Spanish has always been one of the most popular languages to learn amongst English speakers looking to augment their linguistic skills, with a whole host of factors suggesting that it is a sensible choice.
The most obvious reason for learning to speak Spanish is that it is one of the most commonly understood languages on the planet. Trailing behind only Mandarin, Hindi and English, over 400 million people are fluent in the language. Indeed, when one considers how many native speakers of the language there are, it actually overtakes English in popularity. It is the official language in areas across four continents, and is the native tongue of twenty one countries in total.
The common use of the language across the world means that learning to speak Spanish can make foreign trips substantially more enjoyable. Whilst it is true that English is often spoken as a second language in many European and Latin American countries, it is difficult to throw off the experience of being a tourist if you cannot communicate with people fluently. Even if you know only a few phrases, you will find that people will become much more open, as well as being visibly appreciative of the effort that you have made. Being able to converse with others can lead to a real understanding of different cultures and traditions.
Learning to speak Spanish can also have significantly positive effects on your personal finances. Employees with fluency in the language are highly prized by companies, not just for the possibilities it may open up for international business, but also because many people within Western countries communicate best in Spanish. In the USA, for example, the Hispanic population is rising fast and has already reached 35 million people. The ability to master another language also generally demonstrates intellectual curiosity and determination, both of which are highly prized qualities on the part of recruiters.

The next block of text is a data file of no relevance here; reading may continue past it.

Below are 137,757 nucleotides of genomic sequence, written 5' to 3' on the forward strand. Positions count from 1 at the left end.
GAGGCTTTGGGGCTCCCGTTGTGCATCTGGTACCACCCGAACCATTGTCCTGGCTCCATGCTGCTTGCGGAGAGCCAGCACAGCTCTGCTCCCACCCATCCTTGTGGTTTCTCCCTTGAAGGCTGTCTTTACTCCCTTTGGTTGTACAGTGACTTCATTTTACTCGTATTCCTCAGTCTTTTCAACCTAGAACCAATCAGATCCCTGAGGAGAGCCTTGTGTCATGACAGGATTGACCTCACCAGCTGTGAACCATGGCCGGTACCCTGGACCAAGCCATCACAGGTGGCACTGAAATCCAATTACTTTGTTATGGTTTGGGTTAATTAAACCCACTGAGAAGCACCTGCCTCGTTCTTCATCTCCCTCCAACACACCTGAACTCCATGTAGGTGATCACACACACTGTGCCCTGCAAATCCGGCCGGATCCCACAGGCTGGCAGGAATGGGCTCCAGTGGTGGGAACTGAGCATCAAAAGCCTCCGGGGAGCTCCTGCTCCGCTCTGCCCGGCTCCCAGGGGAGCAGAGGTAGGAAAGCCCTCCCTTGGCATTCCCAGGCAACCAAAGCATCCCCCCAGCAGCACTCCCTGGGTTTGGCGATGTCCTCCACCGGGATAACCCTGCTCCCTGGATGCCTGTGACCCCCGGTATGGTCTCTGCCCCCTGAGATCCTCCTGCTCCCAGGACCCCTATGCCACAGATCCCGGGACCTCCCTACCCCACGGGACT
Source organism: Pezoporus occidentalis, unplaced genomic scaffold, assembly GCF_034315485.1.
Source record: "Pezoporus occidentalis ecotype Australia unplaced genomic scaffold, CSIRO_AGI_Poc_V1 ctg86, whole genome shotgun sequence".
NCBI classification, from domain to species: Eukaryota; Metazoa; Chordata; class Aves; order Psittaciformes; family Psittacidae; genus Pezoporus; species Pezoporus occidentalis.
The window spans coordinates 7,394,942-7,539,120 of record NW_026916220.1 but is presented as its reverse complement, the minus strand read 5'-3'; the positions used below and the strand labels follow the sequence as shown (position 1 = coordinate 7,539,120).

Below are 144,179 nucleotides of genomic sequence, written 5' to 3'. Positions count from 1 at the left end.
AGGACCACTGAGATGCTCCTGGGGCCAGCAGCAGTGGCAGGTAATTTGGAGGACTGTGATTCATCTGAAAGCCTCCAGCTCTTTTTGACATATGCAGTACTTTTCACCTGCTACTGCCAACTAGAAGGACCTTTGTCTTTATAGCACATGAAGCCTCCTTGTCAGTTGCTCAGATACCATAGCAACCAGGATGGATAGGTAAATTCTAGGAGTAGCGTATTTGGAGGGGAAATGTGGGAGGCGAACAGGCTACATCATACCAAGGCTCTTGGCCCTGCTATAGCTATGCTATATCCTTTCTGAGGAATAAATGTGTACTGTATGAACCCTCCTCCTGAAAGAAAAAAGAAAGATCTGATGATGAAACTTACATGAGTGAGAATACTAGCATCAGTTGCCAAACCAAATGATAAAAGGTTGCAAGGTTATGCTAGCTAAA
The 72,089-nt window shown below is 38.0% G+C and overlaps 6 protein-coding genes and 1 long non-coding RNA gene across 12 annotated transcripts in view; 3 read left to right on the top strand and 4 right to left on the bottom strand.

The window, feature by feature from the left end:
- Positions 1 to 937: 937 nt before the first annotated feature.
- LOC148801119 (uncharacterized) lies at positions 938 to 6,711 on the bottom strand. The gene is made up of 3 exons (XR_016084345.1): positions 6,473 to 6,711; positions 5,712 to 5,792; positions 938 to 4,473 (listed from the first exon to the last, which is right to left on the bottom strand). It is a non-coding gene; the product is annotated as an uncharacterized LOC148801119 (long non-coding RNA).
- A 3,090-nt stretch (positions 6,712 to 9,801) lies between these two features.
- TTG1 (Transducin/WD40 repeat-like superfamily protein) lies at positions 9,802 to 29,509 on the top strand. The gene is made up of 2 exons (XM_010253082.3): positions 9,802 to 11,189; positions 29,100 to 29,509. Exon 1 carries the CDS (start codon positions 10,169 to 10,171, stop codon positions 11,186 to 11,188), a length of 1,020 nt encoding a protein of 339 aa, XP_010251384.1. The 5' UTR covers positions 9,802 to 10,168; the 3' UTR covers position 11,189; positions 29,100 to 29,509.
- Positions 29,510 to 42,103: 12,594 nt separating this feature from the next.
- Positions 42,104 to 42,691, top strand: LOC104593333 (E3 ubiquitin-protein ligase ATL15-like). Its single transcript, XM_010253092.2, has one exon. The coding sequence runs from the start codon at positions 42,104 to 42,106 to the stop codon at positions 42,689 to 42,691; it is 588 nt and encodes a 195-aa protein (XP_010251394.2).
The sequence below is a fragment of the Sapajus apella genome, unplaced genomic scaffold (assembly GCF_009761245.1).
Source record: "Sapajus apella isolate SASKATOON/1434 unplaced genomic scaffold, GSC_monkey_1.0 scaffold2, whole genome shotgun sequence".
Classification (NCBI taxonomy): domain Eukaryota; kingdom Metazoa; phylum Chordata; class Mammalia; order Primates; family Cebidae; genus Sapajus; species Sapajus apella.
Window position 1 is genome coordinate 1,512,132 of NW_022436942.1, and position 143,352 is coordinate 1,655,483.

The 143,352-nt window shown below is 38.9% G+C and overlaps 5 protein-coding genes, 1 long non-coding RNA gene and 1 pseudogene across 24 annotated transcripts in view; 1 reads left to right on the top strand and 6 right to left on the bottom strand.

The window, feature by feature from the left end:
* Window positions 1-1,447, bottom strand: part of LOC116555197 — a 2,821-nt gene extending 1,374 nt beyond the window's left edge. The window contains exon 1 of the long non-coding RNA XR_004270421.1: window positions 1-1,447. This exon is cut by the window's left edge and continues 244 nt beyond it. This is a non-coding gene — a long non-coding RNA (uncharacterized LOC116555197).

Of course, as with any major world language, Spanish has a number of different dialects. Fortunately, the differences between them are no more significant than those between British and American English. Whilst changes in pronunciation do exist, the only real risk of speaking a dialect in the ‘wrong’ region is of being thought to be slightly too formal or informal. However, there are a few vocabulary pitfalls to watch out for. For example, if you learn nothing else, be aware that the verb ‘coger’ (to catch) is fine to use in Spain, but is much more offensive in Latin America.
In the past, learning to speak Spanish required the services of a dedicated teacher, and was sometimes difficult to fit into a busy schedule. With the advent of the Internet, however, it is now possible to learn the language online through services such as Babbel. Such courses build up vocabulary and basic grammar through practice and interactive games, and can provide an excellent foundation in the language. Ultimately, however, once you have gained such a foundation, the best way to learn is to visit a Spanish speaking country, and get talking!